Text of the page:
Borrowed Hearts  (1997) (MY FAVORITE!)

The Plot: A wealthy businessman bachelor hires a single mother and daughter to pose as his family during the holidays, in attempt to win the approval of a potential, mysterious business investor.

Why Watch? This is my all time favorite Christmas movie. Hands down. It's so good, I even own it on DVD. The people are beautiful. The child is adorable. The romance is SO real. This movie just makes me want to be like CHRISTMAS AND ROMANCE AND LIFE I LOVE YOU!!! They just don't make made-for-TV-Christmas-movies like this anymore. Please do yourself a favor and watch it. Please.

borrowed_hearts_dvd_coverThree Days (2001)

The Plot: Once high school sweethearts, Andrew and Beth's relationship is now on the rock. When Beth dies in a car accident, an angel gives Andrew the past 3 days to live over with her, and find the ultimate gift to save her life.

Why Watch? When I sat down to watch this movie with my mom the night it premiered 1.5 decades ago, I had no idea a literal floodgate of tears was in store. If you want a charming, bittersweet Christmas movie that will make you appreciate your loved ones and bawl your eyes out, this is one for the books.

Fallen Angel (2003)

The Plot: After the death of his father, a man returns for a short visit to his home estate to take care of business, but encounters with memories and people from his past change his plans.

Why Watch? I always loved Fallen Angel. It feels more hauntingly "real" than most Christmas movies, completely devoid of cheesy or lavish acting. (Gary Sinese is a wonderfully underrated actor in my book.) In all the glitz and glam of the Christmas movie countdowns, this is one of the quieter ones I just keep coming back to.

The Christmas Card (2006)

The Plot: A family-less soldier returning from Afghanistan visits the town which sent him Christmas cards while at war. He begins working at the tree farm for the very woman who, unbeknownst to her, penned him a card. Though romance is in the air, she's engaged to a wealthy wine connoisseur.

Why Watch?: I'm not sure what it is exactly about The Christmas Card, but I love it. It's sentimental, cozy, and hopeful. The setting is beautiful, the soldier aspect is heartwarming and resonant, and the characters are inviting and real. It's also got one of my favorite Christmas first kiss scenes, but I won't spoil anything!

Holiday In Handcuffs (2007)

The Plot: A struggling artist/waitress kidnaps a customer to pose as her boyfriend for her trip home for the holidays.

Why Watch?: Melissa Joan Heart and Mario Lopez. Need I say more? How about the fact that Melissa kidnaps Mario and forces him to pose as her boyfriend? I'll just leave it at that. Too good.

Love At The Christmas Table (2012)

The Plot: In the episodic tale, the the evolving relationship and romance of two childhood friends is seen through the annual eyes of a traditional Christmas party.

Why Watch?: This movie is a little zany, a little off, and a lot of fun. The fact that it stars Danica McKellar AKA: Wendy from The Wonder Years is a major plus (although she is notably in a dozen other Christmas movies). Plus, there's nothing better than watching evolving crushes of childhood friends through the years of adolescent into young adulthood. Lastly, I've always been BIG on traditional Christmas party traditions, and this movie is all about that. It's also insanely fast-paced compared to most Christmas movies, which is jarringly refreshing.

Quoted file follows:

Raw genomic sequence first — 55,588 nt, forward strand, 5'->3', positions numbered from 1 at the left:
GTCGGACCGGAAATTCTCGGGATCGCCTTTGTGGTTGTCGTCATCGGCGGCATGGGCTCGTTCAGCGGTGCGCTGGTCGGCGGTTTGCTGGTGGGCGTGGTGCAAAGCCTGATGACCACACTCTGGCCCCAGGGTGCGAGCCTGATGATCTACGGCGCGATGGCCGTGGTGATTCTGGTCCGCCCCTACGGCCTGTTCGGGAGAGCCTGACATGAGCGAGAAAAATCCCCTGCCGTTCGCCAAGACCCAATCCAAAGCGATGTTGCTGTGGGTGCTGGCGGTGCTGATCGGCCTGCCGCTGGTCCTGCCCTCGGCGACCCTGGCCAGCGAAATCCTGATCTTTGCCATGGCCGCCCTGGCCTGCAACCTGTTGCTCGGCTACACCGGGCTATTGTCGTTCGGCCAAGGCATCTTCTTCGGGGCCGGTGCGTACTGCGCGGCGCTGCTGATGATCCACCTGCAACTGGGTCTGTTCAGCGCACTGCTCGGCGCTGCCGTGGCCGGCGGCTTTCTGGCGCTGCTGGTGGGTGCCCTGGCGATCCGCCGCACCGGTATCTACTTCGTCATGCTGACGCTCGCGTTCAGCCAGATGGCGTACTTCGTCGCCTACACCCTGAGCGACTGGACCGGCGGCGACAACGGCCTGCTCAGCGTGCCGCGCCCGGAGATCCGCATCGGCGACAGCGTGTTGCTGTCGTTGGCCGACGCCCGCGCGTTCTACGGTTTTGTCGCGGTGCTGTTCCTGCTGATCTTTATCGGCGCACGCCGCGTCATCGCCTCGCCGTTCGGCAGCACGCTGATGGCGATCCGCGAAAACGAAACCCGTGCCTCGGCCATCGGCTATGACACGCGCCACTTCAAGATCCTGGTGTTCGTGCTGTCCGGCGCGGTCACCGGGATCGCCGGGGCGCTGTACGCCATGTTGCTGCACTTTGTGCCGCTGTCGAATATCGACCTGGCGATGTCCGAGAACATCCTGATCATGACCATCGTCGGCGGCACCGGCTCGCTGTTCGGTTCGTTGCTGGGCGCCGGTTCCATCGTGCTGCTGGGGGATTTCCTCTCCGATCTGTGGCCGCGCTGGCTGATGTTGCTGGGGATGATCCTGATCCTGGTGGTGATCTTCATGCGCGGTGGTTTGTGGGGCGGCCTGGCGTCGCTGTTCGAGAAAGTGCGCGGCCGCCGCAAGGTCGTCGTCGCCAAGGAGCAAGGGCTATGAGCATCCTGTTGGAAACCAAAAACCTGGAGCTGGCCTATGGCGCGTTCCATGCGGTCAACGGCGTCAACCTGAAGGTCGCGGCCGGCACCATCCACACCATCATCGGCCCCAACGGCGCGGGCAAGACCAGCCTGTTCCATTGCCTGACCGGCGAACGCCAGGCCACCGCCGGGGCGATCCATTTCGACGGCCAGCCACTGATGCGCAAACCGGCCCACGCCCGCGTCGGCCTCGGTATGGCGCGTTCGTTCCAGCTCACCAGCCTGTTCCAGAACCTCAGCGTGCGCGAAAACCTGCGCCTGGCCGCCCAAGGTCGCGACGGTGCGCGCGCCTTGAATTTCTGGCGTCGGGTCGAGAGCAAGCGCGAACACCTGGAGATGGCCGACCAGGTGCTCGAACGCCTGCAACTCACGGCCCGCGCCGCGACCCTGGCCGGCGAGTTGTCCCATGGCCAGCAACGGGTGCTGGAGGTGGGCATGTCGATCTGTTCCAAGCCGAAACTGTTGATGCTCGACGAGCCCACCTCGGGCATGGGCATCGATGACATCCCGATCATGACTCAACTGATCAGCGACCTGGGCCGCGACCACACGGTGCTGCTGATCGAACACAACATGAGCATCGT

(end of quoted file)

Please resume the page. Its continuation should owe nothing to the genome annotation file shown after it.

Christmas In the City (2013)

The Plot: With the foreclosure of her family candy store business, a single mother moves with her daughter to LA, to work at a department store, where a newly in charge consultant threatens to squander all of the Christmas spirit.

Why Watch?: In the spirit of Christmas, here comes my inner selfishness. I make a semi-prominent appearance as a "Santa Girl" in a scene with Ashanti. So this one is up there for me. #Goals

A Christmas Carol (too many years to count!)

A Christmas Carol is, quite arguably, the best Christmas story of all time (and maybe responsible for the most Christmas spinoffs.) I mean, it's got everything: Families, friends, a grumpy old man, ghosts, love, memories, regrets, an adorable child, tears, memories, Christmas pudding, and a chance at a new life. What more could you want? I was even in the stage version of this, and heard it near 1,000 times, and still love it! I'm still a sucker for Scrooge's transformation, Belle's heartbreak, Tiny Tim's death, just the whole shebang.

As for which version is the best? All of them. Just... all of them. (Yes, I'm cheating here). That said, my favorite renditions are the 1984 version (the one I owned growing up), 1983's Mickey's Christmas Carol (because, obvi), and Disney's 2009 animated version. (Shout out to Steve Valentine!)

As for 2016's current new offering, I've watched about a dozen so far, with another dozen to go. My favorites thus far have been Christmas in Homestead (big town actress films a movie with her ex in a small town, where she falls for the hotel owner/mayor who you may recognize as an older Kostos from Sisterhood of the Traveling  Pants), Seasons Greetings (Laura Bell Bundy plays an established greeting-card writer who falls for the new boss she swore to hate), and A Heavenly Christmas (Kristen Davis, Eric McCormack, and Shirley MacLane Sent - need I say more?)

What about you? What are YOUR favorite Christmas movies?

Leave a comment: